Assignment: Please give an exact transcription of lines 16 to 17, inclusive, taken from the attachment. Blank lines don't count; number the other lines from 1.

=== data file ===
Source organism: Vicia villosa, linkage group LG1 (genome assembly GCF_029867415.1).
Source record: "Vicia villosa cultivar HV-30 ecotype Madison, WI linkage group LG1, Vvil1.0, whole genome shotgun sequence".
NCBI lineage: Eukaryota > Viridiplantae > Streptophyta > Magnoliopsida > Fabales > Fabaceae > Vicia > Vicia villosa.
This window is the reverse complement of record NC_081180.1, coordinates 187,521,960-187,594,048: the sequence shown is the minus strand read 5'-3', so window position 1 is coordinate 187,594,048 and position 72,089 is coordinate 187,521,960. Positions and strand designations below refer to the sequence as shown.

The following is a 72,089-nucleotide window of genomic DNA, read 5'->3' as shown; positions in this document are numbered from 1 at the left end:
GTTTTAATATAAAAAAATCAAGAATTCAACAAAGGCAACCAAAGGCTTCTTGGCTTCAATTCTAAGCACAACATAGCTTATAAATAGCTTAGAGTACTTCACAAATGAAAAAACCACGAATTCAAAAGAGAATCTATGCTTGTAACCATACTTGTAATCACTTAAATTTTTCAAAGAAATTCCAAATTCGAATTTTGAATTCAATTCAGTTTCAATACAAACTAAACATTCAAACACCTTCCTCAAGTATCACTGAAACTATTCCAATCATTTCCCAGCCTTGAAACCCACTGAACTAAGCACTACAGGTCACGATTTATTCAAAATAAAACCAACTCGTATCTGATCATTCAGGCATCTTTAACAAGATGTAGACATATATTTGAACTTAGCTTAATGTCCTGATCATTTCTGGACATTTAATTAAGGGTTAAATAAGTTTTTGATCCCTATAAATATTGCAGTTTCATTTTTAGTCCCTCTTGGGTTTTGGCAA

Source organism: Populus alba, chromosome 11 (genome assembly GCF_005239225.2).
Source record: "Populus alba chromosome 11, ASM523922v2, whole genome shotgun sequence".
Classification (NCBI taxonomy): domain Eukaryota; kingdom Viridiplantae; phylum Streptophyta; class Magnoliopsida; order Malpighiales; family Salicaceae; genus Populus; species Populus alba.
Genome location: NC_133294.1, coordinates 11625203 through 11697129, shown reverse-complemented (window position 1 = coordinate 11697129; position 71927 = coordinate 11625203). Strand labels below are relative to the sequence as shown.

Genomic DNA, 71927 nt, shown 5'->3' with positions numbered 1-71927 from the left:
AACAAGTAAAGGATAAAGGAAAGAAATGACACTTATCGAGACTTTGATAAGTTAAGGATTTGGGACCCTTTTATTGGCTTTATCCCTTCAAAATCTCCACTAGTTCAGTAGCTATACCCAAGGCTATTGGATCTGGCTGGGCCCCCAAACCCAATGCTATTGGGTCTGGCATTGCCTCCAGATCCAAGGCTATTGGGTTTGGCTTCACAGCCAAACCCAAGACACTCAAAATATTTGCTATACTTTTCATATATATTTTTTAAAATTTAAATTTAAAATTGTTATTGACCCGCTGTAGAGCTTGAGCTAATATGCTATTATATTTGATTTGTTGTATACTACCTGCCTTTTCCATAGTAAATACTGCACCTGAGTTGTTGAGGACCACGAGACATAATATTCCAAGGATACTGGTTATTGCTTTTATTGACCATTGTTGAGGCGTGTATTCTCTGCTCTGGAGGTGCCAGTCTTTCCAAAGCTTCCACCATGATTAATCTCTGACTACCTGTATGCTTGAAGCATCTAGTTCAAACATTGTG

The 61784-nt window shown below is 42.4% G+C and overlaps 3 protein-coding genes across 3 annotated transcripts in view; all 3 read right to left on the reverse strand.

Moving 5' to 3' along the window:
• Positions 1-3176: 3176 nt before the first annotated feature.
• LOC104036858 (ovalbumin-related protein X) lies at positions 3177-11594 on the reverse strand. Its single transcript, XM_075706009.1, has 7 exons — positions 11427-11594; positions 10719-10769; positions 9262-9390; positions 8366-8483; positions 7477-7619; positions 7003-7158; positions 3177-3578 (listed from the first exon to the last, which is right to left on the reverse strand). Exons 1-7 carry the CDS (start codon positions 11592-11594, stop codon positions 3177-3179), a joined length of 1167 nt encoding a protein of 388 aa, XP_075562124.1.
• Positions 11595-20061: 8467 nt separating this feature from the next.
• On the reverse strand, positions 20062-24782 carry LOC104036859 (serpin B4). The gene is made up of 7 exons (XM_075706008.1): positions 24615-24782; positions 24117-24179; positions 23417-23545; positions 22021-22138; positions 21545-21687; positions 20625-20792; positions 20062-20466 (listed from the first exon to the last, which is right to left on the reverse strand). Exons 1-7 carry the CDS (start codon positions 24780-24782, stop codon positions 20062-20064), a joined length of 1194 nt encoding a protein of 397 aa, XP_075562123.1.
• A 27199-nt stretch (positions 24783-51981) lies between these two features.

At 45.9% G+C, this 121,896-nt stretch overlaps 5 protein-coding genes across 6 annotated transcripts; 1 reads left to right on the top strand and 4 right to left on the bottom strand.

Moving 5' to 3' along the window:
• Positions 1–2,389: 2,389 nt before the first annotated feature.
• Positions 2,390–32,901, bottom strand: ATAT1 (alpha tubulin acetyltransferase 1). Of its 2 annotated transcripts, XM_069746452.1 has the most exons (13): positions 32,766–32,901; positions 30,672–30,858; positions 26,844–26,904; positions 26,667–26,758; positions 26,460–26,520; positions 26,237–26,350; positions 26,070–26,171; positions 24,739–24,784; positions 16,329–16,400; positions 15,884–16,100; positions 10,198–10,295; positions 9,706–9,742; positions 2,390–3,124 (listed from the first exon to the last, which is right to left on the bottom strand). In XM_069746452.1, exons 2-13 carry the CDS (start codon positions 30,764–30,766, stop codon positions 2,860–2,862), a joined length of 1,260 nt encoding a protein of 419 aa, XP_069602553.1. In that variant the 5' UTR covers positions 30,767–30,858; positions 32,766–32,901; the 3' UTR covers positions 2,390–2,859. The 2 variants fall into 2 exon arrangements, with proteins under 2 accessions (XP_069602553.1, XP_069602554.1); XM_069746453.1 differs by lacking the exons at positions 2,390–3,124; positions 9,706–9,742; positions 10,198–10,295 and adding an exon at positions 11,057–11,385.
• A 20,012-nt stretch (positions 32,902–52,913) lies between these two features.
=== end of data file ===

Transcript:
• LOC104036858 (ovalbumin-related protein X) lies at positions 3177-11594 on the reverse strand. Its single transcript, XM_075706009.1, has 7 exons — positions 11427-11594; positions 10719-10769; positions 9262-9390; positions 8366-8483; positions 7477-7619; positions 7003-7158; positions 3177-3578 (listed from the first exon to the last, which is right to left on the reverse strand). Exons 1-7 carry the CDS (start codon positions 11592-11594, stop codon positions 3177-3179), a joined length of 1167 nt encoding a protein of 388 aa, XP_075562124.1.
• Positions 11595-20061: 8467 nt separating this feature from the next.